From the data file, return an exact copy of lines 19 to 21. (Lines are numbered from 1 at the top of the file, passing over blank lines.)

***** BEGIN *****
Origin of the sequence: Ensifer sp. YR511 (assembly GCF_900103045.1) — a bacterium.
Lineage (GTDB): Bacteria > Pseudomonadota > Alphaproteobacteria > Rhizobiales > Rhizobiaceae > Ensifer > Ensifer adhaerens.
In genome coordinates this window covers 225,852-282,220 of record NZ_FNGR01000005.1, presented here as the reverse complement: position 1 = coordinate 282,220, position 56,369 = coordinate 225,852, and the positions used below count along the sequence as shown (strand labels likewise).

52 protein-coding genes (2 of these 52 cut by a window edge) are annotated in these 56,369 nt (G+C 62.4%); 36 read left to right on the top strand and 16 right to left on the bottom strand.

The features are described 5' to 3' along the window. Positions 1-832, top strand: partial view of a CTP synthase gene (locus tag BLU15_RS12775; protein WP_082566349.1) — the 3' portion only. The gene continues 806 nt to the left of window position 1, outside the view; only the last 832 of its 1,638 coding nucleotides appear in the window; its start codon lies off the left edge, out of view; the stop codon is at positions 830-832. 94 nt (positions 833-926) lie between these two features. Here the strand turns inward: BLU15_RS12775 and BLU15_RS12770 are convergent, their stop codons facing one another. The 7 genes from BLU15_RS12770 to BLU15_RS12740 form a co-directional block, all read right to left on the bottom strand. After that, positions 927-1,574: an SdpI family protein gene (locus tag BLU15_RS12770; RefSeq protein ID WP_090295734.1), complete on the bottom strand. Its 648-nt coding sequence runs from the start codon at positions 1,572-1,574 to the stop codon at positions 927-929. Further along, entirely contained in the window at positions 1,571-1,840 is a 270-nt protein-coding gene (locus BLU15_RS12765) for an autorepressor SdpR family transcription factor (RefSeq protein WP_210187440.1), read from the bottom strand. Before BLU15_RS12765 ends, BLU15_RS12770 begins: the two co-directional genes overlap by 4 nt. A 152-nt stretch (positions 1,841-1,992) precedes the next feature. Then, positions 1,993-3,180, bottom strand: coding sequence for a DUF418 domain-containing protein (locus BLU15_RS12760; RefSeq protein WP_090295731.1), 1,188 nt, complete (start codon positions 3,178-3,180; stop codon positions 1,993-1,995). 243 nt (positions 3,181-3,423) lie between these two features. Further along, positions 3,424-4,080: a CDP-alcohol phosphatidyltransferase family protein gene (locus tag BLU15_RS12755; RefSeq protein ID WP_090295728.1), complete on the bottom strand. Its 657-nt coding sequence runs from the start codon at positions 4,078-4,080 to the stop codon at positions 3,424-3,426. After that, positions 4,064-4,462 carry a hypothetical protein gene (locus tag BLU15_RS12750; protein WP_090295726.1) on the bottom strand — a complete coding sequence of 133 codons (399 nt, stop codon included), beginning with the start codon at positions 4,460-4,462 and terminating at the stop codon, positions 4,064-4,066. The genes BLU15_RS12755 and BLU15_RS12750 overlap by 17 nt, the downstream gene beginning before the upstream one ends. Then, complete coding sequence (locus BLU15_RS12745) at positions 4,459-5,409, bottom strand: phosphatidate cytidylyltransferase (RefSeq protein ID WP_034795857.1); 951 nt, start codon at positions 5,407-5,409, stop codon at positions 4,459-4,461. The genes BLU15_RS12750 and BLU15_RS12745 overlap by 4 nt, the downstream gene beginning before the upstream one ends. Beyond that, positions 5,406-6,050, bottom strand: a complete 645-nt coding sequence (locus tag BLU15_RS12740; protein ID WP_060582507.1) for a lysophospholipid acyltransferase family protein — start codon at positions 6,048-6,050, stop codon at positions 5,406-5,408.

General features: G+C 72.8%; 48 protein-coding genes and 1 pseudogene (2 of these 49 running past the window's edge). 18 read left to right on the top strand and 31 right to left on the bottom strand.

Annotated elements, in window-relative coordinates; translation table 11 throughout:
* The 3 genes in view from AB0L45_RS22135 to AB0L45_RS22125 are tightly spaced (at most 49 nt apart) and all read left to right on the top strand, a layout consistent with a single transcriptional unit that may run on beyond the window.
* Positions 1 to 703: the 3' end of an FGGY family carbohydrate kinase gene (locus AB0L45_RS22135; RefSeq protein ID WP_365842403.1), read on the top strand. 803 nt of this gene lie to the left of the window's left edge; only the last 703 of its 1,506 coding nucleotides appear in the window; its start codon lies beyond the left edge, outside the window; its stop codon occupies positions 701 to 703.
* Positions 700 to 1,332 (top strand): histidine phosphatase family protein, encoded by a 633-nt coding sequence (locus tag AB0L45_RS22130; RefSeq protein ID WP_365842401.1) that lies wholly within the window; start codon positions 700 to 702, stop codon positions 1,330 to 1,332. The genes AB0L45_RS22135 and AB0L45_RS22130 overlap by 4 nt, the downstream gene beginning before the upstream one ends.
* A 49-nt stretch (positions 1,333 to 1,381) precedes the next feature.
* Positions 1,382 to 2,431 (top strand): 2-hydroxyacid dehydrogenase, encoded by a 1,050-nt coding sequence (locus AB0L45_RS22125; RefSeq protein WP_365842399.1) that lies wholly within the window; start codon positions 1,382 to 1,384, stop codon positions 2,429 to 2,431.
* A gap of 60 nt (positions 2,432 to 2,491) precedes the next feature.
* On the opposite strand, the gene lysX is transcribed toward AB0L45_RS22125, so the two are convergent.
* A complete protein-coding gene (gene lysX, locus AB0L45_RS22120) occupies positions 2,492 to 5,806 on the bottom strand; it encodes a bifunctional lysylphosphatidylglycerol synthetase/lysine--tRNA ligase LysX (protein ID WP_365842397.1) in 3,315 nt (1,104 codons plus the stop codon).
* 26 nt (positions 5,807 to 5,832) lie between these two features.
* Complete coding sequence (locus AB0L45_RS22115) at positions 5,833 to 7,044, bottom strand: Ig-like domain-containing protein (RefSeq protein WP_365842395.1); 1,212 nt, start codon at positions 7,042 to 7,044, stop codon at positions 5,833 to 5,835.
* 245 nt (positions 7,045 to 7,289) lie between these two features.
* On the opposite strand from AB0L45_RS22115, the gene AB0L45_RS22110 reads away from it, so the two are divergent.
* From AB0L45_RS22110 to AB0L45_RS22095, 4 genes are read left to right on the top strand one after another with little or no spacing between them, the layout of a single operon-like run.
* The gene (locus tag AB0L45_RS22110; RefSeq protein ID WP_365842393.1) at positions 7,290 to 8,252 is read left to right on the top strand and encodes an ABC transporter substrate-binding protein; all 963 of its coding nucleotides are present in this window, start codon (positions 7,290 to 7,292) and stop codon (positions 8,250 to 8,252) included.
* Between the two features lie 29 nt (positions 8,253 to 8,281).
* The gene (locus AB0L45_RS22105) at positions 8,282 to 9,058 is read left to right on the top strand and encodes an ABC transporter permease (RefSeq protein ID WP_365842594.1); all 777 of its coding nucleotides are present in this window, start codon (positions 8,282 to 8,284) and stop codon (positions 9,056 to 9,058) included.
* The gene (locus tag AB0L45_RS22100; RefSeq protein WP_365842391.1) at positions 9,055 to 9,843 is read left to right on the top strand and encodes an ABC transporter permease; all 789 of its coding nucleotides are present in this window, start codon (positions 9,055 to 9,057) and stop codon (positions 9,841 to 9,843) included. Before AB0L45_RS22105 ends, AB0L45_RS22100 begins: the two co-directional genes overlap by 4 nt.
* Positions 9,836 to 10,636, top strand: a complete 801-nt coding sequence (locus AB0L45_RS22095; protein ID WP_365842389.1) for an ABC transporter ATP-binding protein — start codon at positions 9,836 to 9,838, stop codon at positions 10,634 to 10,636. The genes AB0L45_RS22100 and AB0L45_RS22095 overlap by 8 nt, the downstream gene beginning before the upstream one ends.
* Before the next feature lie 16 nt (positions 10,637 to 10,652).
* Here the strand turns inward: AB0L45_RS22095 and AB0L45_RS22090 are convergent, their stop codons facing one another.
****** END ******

* On the opposite strand from AB0L45_RS22115, the gene AB0L45_RS22110 reads away from it, so the two are divergent.
* From AB0L45_RS22110 to AB0L45_RS22095, 4 genes are read left to right on the top strand one after another with little or no spacing between them, the layout of a single operon-like run.
* The gene (locus tag AB0L45_RS22110; RefSeq protein ID WP_365842393.1) at positions 7,290 to 8,252 is read left to right on the top strand and encodes an ABC transporter substrate-binding protein; all 963 of its coding nucleotides are present in this window, start codon (positions 7,290 to 7,292) and stop codon (positions 8,250 to 8,252) included.